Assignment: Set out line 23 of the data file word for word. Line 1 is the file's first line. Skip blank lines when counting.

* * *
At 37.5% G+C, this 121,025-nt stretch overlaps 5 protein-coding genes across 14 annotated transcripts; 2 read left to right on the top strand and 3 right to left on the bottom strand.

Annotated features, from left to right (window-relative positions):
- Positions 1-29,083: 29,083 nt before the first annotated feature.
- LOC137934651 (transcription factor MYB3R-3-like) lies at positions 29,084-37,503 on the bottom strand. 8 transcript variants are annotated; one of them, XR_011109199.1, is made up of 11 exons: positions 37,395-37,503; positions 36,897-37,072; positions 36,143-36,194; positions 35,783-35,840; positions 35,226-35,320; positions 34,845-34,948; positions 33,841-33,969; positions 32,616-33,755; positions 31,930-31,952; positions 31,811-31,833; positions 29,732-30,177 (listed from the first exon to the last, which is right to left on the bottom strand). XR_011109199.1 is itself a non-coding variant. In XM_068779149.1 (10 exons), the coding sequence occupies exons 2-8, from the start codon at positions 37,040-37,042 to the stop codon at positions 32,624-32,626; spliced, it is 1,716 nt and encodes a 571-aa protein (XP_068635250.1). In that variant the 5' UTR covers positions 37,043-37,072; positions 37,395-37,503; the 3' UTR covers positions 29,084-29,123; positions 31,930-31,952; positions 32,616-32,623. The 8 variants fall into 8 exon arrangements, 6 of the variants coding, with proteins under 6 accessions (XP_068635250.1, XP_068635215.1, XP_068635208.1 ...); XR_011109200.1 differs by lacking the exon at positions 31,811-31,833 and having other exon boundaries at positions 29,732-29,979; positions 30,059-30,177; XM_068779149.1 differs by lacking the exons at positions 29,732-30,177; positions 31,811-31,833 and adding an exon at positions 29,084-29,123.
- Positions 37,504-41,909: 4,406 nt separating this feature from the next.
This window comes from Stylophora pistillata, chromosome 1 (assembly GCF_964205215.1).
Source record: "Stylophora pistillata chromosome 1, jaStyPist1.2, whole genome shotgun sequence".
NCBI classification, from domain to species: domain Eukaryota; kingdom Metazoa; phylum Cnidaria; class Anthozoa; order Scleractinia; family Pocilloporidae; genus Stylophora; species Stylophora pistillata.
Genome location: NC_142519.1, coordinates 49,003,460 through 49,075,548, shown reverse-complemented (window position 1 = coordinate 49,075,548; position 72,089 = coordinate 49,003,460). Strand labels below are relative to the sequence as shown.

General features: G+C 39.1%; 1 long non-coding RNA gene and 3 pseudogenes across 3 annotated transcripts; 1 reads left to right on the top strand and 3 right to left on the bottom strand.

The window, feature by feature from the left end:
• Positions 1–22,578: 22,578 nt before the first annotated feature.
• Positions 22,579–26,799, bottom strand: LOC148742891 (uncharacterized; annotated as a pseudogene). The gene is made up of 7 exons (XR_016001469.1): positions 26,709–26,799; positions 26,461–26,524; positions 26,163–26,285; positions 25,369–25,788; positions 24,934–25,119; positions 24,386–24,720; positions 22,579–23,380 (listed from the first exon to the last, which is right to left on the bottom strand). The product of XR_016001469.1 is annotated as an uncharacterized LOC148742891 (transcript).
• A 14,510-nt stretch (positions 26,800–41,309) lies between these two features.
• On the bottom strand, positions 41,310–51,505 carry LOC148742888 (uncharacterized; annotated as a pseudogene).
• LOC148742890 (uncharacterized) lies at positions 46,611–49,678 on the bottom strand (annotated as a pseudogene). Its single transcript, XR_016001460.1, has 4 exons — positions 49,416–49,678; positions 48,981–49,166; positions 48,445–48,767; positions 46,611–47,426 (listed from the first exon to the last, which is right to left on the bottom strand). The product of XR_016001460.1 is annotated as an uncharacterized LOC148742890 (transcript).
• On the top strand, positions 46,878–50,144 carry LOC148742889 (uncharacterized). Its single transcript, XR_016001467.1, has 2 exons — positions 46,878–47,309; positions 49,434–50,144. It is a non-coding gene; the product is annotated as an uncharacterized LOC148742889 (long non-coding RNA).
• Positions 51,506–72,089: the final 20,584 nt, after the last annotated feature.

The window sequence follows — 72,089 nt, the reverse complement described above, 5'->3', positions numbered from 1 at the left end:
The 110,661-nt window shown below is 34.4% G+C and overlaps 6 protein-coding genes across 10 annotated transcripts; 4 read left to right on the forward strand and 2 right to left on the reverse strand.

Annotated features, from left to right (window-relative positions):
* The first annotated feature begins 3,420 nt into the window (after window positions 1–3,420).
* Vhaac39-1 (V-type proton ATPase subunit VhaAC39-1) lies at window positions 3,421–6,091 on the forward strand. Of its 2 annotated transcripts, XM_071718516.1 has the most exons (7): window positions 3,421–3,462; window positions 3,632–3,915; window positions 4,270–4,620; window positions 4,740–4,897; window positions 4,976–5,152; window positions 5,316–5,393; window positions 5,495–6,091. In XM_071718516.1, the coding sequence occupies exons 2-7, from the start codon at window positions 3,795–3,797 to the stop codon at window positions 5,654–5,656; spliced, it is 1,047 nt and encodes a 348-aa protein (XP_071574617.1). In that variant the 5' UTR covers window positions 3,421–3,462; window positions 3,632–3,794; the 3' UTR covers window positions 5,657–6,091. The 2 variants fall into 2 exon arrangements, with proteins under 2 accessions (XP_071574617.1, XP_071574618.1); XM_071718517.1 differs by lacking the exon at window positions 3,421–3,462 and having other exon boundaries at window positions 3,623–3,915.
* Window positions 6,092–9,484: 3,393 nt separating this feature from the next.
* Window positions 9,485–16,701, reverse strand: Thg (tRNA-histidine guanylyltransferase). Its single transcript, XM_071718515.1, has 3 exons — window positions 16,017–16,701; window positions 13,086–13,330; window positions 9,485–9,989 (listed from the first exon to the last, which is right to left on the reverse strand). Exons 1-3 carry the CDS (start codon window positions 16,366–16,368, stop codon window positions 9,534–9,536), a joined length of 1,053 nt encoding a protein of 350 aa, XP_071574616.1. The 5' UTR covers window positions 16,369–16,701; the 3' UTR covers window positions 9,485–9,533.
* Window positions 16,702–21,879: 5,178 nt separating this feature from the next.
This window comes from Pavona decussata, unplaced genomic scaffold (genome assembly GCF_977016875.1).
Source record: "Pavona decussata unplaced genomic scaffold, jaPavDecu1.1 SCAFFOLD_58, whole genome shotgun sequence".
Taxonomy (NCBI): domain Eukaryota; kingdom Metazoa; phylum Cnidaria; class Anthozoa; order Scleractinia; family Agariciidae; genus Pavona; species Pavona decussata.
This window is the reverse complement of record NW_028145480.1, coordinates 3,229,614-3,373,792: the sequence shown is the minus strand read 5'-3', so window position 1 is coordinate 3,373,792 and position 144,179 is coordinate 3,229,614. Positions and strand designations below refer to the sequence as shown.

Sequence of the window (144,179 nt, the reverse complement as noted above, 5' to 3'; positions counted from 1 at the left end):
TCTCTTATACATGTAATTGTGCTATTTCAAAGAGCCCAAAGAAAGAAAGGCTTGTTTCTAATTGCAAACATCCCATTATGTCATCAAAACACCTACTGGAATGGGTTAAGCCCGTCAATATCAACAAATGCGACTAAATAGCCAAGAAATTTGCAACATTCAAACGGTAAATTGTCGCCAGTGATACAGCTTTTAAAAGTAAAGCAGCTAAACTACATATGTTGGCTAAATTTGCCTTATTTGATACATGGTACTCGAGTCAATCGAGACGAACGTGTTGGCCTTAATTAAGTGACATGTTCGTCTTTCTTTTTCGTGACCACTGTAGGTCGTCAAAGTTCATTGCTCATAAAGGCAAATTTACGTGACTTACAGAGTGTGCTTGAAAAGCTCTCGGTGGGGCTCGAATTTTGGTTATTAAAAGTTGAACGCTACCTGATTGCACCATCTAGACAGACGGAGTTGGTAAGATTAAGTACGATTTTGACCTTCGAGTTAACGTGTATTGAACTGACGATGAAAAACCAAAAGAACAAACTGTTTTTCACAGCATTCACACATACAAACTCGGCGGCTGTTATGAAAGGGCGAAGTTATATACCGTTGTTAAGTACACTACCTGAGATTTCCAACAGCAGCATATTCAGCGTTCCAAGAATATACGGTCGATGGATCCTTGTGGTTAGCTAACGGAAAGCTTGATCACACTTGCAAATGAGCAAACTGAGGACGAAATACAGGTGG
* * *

* Vhaac39-1 (V-type proton ATPase subunit VhaAC39-1) lies at window positions 3,421–6,091 on the forward strand. Of its 2 annotated transcripts, XM_071718516.1 has the most exons (7): window positions 3,421–3,462; window positions 3,632–3,915; window positions 4,270–4,620; window positions 4,740–4,897; window positions 4,976–5,152; window positions 5,316–5,393; window positions 5,495–6,091. In XM_071718516.1, the coding sequence occupies exons 2-7, from the start codon at window positions 3,795–3,797 to the stop codon at window positions 5,654–5,656; spliced, it is 1,047 nt and encodes a 348-aa protein (XP_071574617.1). In that variant the 5' UTR covers window positions 3,421–3,462; window positions 3,632–3,794; the 3' UTR covers window positions 5,657–6,091. The 2 variants fall into 2 exon arrangements, with proteins under 2 accessions (XP_071574617.1, XP_071574618.1); XM_071718517.1 differs by lacking the exon at window positions 3,421–3,462 and having other exon boundaries at window positions 3,623–3,915.